The Battle of Hue 1968: Fight for the Imperial City (Campaign) (Paperback)
In late January 1968, some 84,000 North Vietnamese and Viet Cong troops launched a country-wide general offensive in South Vietnam, mounting simultaneous assaults on 36 of 44 provincial capitals, and five of the six autonomous cities (including the capital city of Saigon). The longest and bloodiest battle occurred in Hue, the most venerated place in Vietnam. The bitter fighting that raged there for more than three weeks drew the attention of the world.
Hue was the ancient capital of Vietnam, and as such, had been previously avoided by both sides; it had not seen any serious fighting prior to 1968. All that changed on the night of January 31 that year when four North Vietnamese battalions and supporting Viet Cong units simultaneously attacked and occupied both parts of the city straddling the Perfume River. The Communist forces dug in and prepared to defend their hold on the city. US Marines and South Vietnamese soldiers were ordered to clear the city, supported by US Army artillery and troops. A brutal urban battle ensued as combat raged from house to house and door to door. It was a bloody fight and resulted in large-scale destruction of Hue. Eventually, the Marines and the South Vietnamese forces retook Hue, but it turned out to be one of the longest and bloodiest battles of the Tet Offensive, and led to a sea change in US policy in Vietnam.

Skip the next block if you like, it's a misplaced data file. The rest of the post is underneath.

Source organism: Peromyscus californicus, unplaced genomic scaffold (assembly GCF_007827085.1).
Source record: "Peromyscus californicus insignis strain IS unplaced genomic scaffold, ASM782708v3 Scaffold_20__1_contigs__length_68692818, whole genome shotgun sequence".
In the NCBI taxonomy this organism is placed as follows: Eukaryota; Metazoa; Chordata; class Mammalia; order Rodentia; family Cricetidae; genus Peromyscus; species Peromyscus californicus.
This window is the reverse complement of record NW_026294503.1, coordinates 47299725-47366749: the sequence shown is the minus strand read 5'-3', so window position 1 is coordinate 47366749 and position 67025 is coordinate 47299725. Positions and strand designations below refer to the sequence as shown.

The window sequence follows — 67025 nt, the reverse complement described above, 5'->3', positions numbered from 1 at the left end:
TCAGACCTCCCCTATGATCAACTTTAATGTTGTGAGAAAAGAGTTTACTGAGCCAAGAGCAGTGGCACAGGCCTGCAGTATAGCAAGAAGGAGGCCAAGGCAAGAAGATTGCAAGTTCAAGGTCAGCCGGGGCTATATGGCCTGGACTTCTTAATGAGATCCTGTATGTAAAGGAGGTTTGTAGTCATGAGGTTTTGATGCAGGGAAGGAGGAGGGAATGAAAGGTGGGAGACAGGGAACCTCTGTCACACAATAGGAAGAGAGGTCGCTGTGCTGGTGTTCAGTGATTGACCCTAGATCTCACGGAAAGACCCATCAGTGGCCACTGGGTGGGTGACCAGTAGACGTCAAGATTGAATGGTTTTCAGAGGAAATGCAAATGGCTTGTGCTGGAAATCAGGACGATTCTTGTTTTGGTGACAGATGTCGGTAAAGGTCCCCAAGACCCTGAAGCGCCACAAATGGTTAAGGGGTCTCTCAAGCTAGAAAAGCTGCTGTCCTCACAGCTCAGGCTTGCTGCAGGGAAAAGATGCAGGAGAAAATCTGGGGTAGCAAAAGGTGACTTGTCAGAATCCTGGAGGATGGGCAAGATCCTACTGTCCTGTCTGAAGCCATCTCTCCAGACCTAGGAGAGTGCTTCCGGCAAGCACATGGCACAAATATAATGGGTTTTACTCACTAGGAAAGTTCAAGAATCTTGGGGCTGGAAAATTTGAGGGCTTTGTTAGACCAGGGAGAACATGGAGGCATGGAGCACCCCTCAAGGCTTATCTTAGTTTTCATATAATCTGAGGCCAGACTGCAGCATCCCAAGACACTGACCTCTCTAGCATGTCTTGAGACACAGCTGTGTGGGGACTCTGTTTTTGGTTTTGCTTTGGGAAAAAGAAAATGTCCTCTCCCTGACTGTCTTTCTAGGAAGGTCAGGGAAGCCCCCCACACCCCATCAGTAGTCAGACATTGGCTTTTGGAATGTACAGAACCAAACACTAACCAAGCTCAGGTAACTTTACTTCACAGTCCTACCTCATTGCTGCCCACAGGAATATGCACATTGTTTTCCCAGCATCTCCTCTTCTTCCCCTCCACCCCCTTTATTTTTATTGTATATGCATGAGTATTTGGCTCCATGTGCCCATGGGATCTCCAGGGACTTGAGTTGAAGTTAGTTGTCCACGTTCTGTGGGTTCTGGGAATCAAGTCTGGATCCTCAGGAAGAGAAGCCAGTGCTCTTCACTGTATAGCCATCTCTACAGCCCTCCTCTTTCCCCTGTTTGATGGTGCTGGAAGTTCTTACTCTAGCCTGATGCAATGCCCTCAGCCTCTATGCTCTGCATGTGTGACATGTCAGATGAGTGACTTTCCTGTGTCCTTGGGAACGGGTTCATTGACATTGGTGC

Ramiro Bujeiro has become a frequent and popular contributor to Osprey since illustrating Warrior 23:US Marine in Vietnam 1965–73
(1998). He is an experienced commercial artist who lives and works in his native city of Buenos Aires, Argentina. His professional background includes commissions as a figure illustrator and strip cartoonist for clients all over Europe, the Americas and in Great Britain. His main interests are the political and military history of Europe in the first half of the 20th century.